Friday, June 20, 2008

Clubbing on NCL

Earlier this week in Las Vegas, Norwegian Cruise Line president and CEO, Colin Veitch, revealed elements of the nightlife aboard their next generation of ships. Here he briefly describes, Las Vegas style, each of the four clubs and the Ice Bar.

The complete story appeared in the June 20, edition of Cruise News Daily.

Wednesday, June 18, 2008

NCL Redefines Nightlife at Sea

Wednesday evening in Las Vegas, Norwegian Cruise Line revealed the second integral element of their new generation vessel, F3. This event revealed the nightlife.

There will be five distinctive nightlife venues, but they aren’t just for the night, rather they will start entertaining passengers in the morning (some at sunrise) and morph from one distinct atmosphere to another throughout the day and the night.

Some will be open to everyone, some just to suite passengers, and some will have a charge. Some will feature quite unique entertainment, even to the point of saying it hasn’t been attempted on a cruise ship before. And the venues have been designed specifically to support these concepts.

To get you thinking along the right track, remember this reveal about "nightlife" was held in Las Vegas for a reason. Think the unusual production shows with visual effects; think the club scene.
The nightlife may not be for everyone, but it is going to be like nothing currently on any other cruise ship. If the "nightlife" isn’t quite for you, there will be plenty of other entertainment, which will be revealed later. Like the new type of staterooms we’ve already seen, NCL, no doubt, has a twist ready to apply to the standard of cruise ship entertainment too.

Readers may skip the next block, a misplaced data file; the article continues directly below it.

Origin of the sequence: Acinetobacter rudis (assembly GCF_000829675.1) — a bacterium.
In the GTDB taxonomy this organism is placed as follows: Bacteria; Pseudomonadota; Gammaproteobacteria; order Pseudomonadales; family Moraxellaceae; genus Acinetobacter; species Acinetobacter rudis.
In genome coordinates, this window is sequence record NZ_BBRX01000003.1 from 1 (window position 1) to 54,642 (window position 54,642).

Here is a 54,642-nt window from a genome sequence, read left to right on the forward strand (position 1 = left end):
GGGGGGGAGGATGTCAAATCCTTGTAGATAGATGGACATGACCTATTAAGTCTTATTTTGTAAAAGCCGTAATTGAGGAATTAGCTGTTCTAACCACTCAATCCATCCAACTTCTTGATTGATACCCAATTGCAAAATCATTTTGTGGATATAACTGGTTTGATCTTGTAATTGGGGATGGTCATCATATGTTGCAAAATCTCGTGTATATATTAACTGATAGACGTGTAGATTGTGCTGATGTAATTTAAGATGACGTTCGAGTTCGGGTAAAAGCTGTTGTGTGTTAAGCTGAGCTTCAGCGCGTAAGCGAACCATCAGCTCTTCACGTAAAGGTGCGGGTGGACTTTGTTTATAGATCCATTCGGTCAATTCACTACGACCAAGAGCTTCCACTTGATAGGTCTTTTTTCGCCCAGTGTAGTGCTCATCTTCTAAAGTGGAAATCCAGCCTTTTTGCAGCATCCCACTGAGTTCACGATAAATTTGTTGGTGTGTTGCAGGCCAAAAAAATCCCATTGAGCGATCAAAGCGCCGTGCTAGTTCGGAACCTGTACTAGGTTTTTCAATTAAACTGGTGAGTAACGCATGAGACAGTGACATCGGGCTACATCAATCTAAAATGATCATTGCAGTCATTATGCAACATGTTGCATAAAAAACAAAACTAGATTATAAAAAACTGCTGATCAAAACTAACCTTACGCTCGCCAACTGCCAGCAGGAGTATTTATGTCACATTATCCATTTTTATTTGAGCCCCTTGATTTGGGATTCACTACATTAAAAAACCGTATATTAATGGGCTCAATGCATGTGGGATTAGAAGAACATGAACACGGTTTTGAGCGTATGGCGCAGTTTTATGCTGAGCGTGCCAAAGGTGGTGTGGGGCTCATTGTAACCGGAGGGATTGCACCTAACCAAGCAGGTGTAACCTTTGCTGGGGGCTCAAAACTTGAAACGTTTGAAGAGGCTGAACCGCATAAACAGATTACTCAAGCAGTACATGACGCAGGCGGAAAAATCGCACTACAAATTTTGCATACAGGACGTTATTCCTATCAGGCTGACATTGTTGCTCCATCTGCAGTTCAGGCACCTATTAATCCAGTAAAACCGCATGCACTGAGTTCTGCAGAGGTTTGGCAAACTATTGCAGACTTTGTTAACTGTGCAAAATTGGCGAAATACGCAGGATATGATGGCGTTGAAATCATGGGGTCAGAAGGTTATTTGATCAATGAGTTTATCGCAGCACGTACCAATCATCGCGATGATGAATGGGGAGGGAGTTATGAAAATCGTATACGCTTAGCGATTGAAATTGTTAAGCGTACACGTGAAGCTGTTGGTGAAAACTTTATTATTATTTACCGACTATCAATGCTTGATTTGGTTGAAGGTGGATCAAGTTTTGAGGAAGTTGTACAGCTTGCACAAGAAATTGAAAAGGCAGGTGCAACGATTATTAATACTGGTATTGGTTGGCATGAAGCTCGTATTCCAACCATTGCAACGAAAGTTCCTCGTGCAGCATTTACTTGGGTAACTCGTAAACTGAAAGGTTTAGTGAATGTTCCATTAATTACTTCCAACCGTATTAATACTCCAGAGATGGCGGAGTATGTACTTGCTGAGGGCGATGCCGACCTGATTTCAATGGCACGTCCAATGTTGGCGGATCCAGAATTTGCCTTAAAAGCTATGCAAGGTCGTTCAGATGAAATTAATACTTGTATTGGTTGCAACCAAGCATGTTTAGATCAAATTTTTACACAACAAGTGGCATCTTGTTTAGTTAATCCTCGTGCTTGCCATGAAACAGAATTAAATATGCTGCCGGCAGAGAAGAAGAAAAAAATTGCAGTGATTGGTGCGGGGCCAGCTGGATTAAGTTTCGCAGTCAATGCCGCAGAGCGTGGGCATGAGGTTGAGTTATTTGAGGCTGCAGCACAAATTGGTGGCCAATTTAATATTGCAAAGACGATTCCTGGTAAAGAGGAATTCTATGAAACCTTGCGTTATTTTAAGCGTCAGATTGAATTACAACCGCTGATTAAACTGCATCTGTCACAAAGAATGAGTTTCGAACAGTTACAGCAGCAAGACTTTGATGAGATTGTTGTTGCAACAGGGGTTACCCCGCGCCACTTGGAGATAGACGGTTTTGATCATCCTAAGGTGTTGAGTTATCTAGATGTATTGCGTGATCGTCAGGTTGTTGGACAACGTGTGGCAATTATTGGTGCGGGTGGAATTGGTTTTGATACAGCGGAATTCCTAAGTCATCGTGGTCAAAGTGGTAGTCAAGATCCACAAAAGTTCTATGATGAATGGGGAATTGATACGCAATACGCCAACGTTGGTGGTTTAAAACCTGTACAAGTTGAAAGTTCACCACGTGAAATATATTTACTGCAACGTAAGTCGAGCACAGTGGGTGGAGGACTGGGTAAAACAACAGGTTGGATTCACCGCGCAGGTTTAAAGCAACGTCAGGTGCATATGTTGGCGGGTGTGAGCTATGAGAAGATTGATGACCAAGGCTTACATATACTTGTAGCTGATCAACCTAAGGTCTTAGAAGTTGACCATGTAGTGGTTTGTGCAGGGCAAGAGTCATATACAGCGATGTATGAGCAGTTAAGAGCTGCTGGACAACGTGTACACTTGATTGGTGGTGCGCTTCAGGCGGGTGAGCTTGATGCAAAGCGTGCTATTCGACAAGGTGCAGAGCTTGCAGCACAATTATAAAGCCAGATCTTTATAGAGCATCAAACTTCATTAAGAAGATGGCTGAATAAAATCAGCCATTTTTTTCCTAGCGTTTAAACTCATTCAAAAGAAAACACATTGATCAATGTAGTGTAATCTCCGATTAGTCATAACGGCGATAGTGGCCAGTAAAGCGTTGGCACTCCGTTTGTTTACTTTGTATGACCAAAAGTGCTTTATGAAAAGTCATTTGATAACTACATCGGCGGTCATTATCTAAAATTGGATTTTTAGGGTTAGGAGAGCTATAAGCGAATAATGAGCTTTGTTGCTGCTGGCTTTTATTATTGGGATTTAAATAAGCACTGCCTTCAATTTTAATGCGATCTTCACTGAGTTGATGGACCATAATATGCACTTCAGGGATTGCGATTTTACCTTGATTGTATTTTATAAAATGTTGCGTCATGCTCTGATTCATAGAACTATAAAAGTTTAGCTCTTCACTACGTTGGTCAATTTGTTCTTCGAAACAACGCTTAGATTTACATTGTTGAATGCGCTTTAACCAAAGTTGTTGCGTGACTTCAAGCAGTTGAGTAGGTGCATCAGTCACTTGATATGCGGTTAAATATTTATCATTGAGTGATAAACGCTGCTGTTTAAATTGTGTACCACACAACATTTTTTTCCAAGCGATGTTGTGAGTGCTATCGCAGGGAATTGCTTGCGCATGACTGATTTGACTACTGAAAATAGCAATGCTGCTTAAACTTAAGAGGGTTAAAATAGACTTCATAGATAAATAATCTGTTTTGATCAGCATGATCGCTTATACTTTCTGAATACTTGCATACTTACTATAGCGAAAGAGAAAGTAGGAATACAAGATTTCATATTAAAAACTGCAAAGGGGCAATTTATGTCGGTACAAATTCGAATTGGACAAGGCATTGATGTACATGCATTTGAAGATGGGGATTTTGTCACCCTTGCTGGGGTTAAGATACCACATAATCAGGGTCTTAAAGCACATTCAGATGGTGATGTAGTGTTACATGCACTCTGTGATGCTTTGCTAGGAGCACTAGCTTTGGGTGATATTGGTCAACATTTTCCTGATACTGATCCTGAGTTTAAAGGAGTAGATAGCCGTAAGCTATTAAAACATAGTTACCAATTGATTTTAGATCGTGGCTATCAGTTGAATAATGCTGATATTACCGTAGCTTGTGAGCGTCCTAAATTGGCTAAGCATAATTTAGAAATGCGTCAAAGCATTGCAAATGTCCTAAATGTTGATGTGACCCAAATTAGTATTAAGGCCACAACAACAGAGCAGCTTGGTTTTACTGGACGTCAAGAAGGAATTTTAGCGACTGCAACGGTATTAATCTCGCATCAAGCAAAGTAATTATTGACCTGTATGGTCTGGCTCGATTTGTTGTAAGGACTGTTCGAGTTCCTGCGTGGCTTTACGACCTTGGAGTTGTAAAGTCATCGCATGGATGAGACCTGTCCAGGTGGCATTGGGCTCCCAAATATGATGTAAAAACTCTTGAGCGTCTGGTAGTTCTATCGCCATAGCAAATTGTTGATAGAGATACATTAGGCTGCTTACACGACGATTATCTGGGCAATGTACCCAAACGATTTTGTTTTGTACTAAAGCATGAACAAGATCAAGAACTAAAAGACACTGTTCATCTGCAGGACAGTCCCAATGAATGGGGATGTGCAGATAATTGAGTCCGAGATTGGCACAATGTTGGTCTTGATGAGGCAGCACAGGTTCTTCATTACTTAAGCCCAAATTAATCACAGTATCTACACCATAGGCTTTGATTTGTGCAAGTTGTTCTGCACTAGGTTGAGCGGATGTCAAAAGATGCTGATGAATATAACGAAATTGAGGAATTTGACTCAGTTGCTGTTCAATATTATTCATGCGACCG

You will be able to get a taste of the nightlife later today at the special F3 website at

Full details will appear in Cruise News Daily.

Tuesday, June 17, 2008

From the on the way home department:

Last Saturday, on its way back to Miami, Carnival Valor spotted a raft with migrants aboard and carefully pulled close to investigate.

They found six men and a woman on the raft, and in line with regular procedures, they advised the US Coast Guard, which said they would send a ship to pick up the people. Carnival Valor remained with the raft until the Coast Guard arrived to make sure the people would be safe. While they were waiting, they supplied the people with fresh water since they had been without for five days.

But not all the communication was with the Carnival crew. The passengers usually want to know why the ship has stopped and quickly understand the situation. Even though it's a routine (and regular) occurrence for cruise ships, for the passengers, it's quite unusual.

In this case, according to local Miami media, the passengers were shouting back and forth to the migrants and even taking pictures. At one point, one of the men on the raft shouted a Miami phone number to some women on a balcony and asked them to call his relatives and let them know that he was alive.

The Coast Guard eventually did come and take the people aboard their ship, and Carnival Valor continued on its way back to Miami. Under US policies, since the people did not actually land on shore, it's doubtful they will be allowed to remain in the US.

Monday, June 16, 2008

The Beginning Is Near

These happy people are transferring ownership of Eurodam from Fincantieri to Carnival Corp.

Stein Kruse (at right), the president of the Holland America brand, is signing the document accepting delivery. The formalities took place today aboard the ship at Fincantieri's Marghera yard.

The ship is the first in the new Signature-class and the 14th in the Holland America fleet.